A Long Night
A corporate sponsor's flattering comments and a University of Colorado official's town-and-gown speechifying delayed the start of the Colorado Shakespeare Festival's opening show by nearly 25 minutes. Shortly after the Boulder bureaucrats finished droning, however, audience members who had paid upwards of $40 apiece to see a professional-caliber production of Twelfth Night discovered that, except for a couple of amusing scenes, director Mark Harrison's pre-WWII-era version wasn't much more entertaining than the earlier propaganda.
Those lucky enough to avoid the opening-night hemming and hawing aren't likely to fare any better with an announcement-free performance of the Bard's comedy, either. The performers' enthusiasm and charisma notwithstanding, their verse-speaking -- as basic a skill for classical actors as scales and arpeggios are for musicians -- proves considerably subpar. Unwarranted pauses and choppy delivery disturb the dialogue's flow and dilute its meaning. Purple passages and set speeches, which need no more dressing up than, say, the sublime arias in Mozart's operas, are all but destroyed by excess movement and generalized declaiming. (Viola's "willow cabin" speech, for instance, becomes a rapturously intoned, wildly danced piece that traverses the far reaches of the Mary Rippon Outdoor Theatre's expansive forestage.)
Moreover, the show's pace is soporific: Cue pickup is nonexistent or overly anticipated, even though the length and placement of pauses can be easily determined by scanning Shakespeare's text for missing or extra beats. And the music composed for the play's many songs -- which feature some of the most poignant lyrics the playwright ever set down for singing -- hardly reflects the rich improvisatory invention of an era when swing was king.
Most damaging of all, though, Harrison's overall "concept" never takes hold. He's set Shakespeare's fantastical story in a mythical locale that, according to the director's program notes, has been inspired by vintage images from Hollywood's golden years but isn't supposed to actually be Hollywood. The setting consists of a few bare platforms, a pair of curving walls and some iron gates that look like the entrance to a movie mogul's mansion. There's also a remote, silver-plated palm tree that looms over the set without ever figuring prominently in the action, and a scaffold with a klieg light that's randomly trained on the proceedings by this or that actor.
But save for the role of Malvolio (who's played as a hopelessly out-of-place, veddy British sort), none of the characters in Harrison's show-business world takes on a familiar identity that corresponds with -- and therefore casts new light on -- the distinctive types who inhabit Shakespeare's original. As a result, the director's choice of time period proves more confusing than illuminating, and his commentary about a "media-driven society" shaping our collective sense of self fails to resonate.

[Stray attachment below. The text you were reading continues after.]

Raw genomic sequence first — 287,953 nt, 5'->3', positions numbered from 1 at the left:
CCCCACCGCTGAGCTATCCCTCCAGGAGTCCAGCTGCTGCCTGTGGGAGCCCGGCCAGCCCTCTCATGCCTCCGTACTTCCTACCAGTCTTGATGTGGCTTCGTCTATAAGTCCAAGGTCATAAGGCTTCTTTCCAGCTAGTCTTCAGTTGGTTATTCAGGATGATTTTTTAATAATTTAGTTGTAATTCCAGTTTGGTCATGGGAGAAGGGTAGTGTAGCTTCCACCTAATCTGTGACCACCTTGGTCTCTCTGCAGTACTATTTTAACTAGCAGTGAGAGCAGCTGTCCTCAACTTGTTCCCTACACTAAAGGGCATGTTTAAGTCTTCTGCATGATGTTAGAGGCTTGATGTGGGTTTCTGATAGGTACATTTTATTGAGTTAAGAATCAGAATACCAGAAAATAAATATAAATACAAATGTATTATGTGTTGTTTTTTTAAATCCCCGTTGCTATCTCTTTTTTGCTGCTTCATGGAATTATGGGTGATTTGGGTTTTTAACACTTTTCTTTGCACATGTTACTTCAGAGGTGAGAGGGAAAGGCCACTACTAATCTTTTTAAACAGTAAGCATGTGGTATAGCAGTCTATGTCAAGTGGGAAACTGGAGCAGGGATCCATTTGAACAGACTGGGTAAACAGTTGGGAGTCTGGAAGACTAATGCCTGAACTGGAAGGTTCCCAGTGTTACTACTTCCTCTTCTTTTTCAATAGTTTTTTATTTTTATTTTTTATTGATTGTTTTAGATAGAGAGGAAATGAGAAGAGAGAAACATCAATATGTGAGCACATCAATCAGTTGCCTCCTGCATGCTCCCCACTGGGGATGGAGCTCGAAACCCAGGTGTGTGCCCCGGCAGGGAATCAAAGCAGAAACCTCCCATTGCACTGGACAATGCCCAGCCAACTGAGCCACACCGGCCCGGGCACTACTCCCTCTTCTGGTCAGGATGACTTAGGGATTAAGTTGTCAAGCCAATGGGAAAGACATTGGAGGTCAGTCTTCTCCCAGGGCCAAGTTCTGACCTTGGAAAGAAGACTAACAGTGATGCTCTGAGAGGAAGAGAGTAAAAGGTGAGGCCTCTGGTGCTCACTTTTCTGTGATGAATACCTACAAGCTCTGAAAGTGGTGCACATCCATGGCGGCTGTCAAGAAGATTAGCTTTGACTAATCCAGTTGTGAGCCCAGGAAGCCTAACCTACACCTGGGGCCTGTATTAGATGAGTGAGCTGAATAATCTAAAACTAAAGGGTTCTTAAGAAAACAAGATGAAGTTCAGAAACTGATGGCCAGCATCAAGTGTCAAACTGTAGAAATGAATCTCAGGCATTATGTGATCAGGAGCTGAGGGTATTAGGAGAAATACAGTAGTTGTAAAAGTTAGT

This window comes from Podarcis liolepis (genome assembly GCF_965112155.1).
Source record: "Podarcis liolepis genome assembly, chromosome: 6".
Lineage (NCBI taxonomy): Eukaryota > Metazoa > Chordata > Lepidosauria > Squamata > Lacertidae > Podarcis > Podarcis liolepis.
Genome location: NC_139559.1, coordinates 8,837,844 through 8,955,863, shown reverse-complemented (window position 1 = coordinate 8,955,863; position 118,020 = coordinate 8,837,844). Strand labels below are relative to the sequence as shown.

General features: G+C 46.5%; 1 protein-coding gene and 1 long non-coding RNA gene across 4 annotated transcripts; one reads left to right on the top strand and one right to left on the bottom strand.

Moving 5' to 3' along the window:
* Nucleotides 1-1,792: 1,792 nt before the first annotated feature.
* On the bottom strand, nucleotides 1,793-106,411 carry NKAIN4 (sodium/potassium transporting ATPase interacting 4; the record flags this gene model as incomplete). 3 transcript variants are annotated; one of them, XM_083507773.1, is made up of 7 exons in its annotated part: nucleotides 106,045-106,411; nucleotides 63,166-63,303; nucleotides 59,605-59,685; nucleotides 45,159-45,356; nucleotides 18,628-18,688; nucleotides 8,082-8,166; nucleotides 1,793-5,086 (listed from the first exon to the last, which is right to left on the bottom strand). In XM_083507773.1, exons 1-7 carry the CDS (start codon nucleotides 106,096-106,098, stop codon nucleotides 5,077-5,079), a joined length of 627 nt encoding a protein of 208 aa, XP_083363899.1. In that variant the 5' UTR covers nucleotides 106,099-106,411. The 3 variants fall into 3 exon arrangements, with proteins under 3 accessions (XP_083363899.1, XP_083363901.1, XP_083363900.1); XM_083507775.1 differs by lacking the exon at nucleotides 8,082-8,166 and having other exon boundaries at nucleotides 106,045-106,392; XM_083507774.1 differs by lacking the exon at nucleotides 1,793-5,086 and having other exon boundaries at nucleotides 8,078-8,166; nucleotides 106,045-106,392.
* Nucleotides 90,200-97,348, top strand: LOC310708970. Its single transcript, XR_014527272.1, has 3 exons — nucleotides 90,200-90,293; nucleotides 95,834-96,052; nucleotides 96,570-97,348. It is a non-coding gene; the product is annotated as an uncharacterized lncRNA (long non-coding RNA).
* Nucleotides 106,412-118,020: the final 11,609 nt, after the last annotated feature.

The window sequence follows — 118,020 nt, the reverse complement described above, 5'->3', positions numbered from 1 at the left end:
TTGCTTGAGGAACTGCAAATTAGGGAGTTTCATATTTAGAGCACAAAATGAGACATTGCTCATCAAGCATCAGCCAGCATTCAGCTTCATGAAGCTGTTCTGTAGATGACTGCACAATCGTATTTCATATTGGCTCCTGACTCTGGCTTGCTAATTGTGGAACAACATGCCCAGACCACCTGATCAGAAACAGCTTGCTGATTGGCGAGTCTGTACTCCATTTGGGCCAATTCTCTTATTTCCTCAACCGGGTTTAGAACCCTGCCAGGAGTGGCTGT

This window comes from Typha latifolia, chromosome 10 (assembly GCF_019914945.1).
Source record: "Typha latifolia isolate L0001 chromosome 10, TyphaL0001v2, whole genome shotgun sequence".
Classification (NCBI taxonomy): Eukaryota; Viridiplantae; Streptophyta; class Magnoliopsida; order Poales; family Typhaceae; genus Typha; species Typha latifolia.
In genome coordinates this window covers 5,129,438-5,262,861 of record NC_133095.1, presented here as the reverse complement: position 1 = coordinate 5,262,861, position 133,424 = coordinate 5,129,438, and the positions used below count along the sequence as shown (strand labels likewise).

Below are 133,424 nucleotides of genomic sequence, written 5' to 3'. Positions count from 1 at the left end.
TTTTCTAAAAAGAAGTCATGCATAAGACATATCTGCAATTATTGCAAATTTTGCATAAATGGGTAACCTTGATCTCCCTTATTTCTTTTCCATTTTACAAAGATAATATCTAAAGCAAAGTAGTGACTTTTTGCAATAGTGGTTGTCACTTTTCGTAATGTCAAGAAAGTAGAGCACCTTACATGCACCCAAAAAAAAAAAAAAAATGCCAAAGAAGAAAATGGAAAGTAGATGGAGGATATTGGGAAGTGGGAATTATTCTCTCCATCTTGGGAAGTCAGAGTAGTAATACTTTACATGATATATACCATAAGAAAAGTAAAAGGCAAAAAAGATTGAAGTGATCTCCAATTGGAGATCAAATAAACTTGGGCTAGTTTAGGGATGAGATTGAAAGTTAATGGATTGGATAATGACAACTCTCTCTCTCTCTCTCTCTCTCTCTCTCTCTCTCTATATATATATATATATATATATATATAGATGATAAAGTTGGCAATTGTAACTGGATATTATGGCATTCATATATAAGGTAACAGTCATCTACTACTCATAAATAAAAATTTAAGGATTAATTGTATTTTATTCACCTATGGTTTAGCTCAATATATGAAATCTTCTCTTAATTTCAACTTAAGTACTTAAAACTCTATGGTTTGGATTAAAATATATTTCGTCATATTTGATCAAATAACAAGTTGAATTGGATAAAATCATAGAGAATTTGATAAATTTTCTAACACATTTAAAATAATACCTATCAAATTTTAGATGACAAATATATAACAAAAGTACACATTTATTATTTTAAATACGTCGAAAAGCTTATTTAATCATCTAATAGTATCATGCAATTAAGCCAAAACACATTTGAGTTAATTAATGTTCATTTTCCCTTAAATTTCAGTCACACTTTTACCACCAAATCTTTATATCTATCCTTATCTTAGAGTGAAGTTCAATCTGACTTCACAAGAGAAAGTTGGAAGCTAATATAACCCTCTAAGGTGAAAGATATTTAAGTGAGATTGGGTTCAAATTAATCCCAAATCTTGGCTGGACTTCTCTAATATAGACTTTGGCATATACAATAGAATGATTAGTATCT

In fact, most of the portrayals tend to emphasize each character's obvious traits at the expense of their underlying, more humanizing ones. For example, the central role of Viola, who washes up on Illyria's shores following a cleverly staged shipwreck, comes off as that of an ordinary girl ambling through a not-so-strange, though moderately challenging world. But while Sara Surrey's performance radiates well enough on the surface, she fails to plumb the depths of a woman who's been separated from her beloved brother, stripped of her identity, forced to adopt a new, ill-fitting persona, consumed by a love for her boss that she dares not acknowledge yet cannot suppress, and pursued by a vain drama queen smitten by her manly disguise. Unfortunately, there's not much chemistry -- either romantic or comic -- between Viola and Orsino, the man she loves, or Olivia, the woman whose advances she's (temporarily) forced to abide. Likewise, there's not much dimension or texture to be found in the roles of Sir Toby Belch, Sir Andrew Aguecheek or Feste.
On the brighter side, actors Jon Dolton and Jamie P. Moss intrigue as the delightfully mismatched Antonio and Sebastian, Erin Moon is a spunky presence as the lusty maid, Maria, and guest artist Roger Forbes earns a few well-deserved laughs with his blustery rendering of the priggish steward Malvolio. Easily the most fully realized of the performances, Forbes's ticklish turn is nonetheless compromised by Harrison's direction: In the original, Malvolio's tragicomic insanity is hastened along by the other characters' hilarious efforts to circumscribe him. Here he blows a mental gasket more or less on his own.
Most theatergoers brave enough to see the near-three-hour show through to its anti-climactic conclusion (on opening night, scores of patrons left at intermission) will find it uncommonly easy to sympathize with his feelings.
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